Key Theatre

1222 Wisconsin Avenue NW,
Washington, DC 20007

Unfavorite 3 people favorited this theater

A special night for Arthur

Viewing: Photo | Street View

The Key Theatre (named for Francis Scott Key), located on Wisconsin Avenue near M Street, opened on April 9, 1969 and for almost 30 years was one of the most popular independent art houses in Georgetown. The Key Theatre closed in December 1997 and the building now houses a furniture store.

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Contributed by Bryan

Recent comments (view all 11 comments)

kencmcintyre
kencmcintyre on March 6, 2007 at 4:48 pm

Here is an interesting article about the owner of the Key:
http://tinyurl.com/2acwo8

sconnell1
sconnell1 on March 21, 2009 at 6:05 pm

The Key opened on 4/9/69 with the film CHANGES starring Kent Lane and Michele Carey. BUTCH CASSIDY AND THE SUNDANCE KID opened there, and at three other local theaters, on 10/1/69 and played in a first- run engagement there for 12 weeks.

randytheicon
randytheicon on June 13, 2009 at 12:57 pm

My favorite memory of the Key is the final show of “Rocky Horror,” on October 11, 1996. The theatre staged a mock “funeral” commemorating the end of the movie’s nearly nine-year run, with the entire first floor decorated in black, and a “eulogy” read over the PA system. That time, the local media gave extensive coverage. (“Rocky” did return for one weekend in 1997, during the Key’s farewell celebrations.)

David Levy also owned the Charles in Baltimore, and the Key College Park.

randytheicon
randytheicon on June 13, 2009 at 12:57 pm

The date of that “Rocky” funeral should be 10/11/1986. Sorry…

cushing1961
cushing1961 on June 26, 2009 at 6:39 pm

I worked there in 1988. Some of the movies out about that time were Babettes Feast and Tampopo.. just LOVED working there!! Rabi, Alex, Trent, where are you guys!!! When the manager hired me, he told me to show up the next day.. I did and as we started to work, I asked “do you want to know my name now?”.. it was so easy and laid back!! We watched fireworks from the roof (interesting climb to get up there!!) and we watched a “private viewing” of a film that one of the guys there made in his film class. A few of our group was in the film too, it was hilarious. I Mickey Spillane based film, but with bad acting. SO much fun!!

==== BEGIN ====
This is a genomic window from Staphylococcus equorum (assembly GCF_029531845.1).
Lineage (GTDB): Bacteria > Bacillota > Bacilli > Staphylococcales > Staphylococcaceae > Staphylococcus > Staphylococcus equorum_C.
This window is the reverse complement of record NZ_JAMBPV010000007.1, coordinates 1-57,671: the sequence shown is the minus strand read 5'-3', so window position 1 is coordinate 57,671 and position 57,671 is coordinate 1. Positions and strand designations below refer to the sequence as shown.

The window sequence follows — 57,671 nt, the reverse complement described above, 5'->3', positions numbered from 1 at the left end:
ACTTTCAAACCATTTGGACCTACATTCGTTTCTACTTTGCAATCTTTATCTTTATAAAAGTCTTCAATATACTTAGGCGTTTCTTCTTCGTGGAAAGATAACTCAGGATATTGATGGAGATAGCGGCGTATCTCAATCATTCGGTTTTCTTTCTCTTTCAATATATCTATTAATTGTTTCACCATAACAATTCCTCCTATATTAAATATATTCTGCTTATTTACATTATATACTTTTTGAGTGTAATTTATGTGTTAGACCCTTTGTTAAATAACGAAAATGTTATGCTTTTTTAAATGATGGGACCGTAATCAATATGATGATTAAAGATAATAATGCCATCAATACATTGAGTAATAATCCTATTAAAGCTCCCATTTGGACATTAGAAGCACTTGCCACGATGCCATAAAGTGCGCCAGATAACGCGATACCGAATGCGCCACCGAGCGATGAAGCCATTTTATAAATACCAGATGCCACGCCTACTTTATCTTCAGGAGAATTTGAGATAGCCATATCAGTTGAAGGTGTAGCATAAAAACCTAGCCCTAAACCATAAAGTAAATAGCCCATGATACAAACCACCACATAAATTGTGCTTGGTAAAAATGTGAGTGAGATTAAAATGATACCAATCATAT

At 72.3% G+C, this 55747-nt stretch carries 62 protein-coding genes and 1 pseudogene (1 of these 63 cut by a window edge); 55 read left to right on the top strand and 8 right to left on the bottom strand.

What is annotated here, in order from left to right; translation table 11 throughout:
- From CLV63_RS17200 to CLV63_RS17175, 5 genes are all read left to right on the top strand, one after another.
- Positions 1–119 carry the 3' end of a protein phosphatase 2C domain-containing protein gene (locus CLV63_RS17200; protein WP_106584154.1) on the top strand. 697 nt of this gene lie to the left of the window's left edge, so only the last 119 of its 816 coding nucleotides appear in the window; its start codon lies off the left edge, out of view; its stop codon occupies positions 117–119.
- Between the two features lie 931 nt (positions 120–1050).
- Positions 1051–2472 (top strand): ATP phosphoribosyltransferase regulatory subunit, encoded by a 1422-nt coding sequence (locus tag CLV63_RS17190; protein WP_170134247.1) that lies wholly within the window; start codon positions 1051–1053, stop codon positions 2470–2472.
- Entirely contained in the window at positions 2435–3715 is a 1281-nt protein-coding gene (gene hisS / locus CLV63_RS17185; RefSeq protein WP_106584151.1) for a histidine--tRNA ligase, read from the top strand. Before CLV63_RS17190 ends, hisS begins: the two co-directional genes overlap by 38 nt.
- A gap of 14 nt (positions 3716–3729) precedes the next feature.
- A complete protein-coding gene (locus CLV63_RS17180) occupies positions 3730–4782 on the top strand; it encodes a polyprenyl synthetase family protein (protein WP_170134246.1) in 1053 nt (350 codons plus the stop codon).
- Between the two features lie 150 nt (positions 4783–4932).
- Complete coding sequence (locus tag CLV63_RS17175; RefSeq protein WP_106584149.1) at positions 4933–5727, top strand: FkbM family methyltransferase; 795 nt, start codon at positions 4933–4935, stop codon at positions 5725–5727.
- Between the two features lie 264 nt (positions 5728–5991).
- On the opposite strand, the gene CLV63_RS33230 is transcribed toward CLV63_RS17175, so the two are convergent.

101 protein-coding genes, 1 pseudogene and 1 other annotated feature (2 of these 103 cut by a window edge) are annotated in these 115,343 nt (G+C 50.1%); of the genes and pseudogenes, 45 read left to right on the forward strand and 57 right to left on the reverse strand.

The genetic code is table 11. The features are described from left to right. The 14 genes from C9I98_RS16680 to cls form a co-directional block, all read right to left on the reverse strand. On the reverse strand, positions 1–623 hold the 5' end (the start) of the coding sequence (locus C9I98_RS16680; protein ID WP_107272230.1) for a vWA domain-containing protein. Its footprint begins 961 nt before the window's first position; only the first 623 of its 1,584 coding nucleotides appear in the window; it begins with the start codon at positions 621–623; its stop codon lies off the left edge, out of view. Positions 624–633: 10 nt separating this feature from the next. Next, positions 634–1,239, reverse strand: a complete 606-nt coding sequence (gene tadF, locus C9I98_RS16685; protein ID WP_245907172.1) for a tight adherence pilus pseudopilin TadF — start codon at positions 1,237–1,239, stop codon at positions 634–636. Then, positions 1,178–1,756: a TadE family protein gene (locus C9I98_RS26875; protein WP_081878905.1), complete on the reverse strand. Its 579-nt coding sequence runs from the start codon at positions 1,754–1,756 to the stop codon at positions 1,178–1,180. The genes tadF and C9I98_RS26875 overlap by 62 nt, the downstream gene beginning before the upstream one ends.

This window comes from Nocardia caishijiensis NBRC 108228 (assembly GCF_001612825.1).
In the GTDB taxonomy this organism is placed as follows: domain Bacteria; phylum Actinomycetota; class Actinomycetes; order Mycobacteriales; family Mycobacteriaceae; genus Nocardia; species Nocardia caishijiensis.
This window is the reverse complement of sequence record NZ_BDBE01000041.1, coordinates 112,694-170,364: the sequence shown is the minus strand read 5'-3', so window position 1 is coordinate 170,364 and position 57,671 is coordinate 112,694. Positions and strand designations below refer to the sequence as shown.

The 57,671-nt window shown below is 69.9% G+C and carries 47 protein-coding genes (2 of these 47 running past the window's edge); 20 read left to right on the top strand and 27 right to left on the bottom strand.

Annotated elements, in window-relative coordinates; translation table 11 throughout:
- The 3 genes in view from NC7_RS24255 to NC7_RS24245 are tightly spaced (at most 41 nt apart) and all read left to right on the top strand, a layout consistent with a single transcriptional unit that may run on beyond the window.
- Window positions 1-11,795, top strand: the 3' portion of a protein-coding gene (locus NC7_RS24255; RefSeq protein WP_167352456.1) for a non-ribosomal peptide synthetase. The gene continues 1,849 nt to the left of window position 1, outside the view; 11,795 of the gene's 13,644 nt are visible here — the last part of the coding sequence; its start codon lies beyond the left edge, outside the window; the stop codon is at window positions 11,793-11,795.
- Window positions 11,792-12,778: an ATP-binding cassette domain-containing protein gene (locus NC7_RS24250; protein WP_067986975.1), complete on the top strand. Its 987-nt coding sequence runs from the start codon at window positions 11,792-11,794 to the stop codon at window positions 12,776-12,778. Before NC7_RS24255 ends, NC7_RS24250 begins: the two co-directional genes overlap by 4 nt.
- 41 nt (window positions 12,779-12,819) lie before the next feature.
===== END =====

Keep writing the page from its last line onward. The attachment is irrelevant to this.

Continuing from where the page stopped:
kenholmz
kenholmz on September 7, 2011 at 2:35 pm

In 1974 I and a date warmed up in the Snuggery at Martin’s Carriage House, then went to the Key to watch Mel Brook’s “The Critic” (see it on YouTube), followed by Lenny Bruce Performance Film (that is Lenny Bruce performing, not the Dustin Hoffman film “Lenny” that was in theaters at the same time. I’m a little older and I might not laugh as much as I did at the time, but I do love the memory.

Joe Vogel
Joe Vogel on December 19, 2011 at 9:22 pm

The entry for architect Louis Henry Layton III in the 1970 directory of the AIA lists the Key Theatre in Washington, DC, as one of his works.

Eddie_Dornack
Eddie_Dornack on May 11, 2012 at 11:36 pm

I would like to respond to all of you but that would become a thesis. I’m Eddie Dornack & I was the guy who ran the Key fron 1972 until it closed. I staged the funeral & designed the entire upstairs. Rabi, Alex & Trent were great friends & employees as were Zalman, Mimi, Misty, Baron & god forbid Mark. I’ll be glad to answer any questions. I would love to hear from Cushing 1961 & Randytheicon. Yes the barbecues on the roof were great but the ladder & the tar were a problem. E.

raysson
raysson on October 6, 2014 at 9:30 am

The KEY THEATER basically opened in 1969 as a single screener and later on was split into two sections and somewhere during the late-1970’s/early-1980’s when from 2 tO 4 screens showing first-run independent features, documentaries and foreign films.

Giles
Giles on October 6, 2014 at 1:37 pm

my fond memory of the Key theater was a Sunday morning pre-release screening of ‘The Crying Game’ (Key Sunday Cinema Club) – someone accidentally dropped their coffee on my back … and the movie itself was great.

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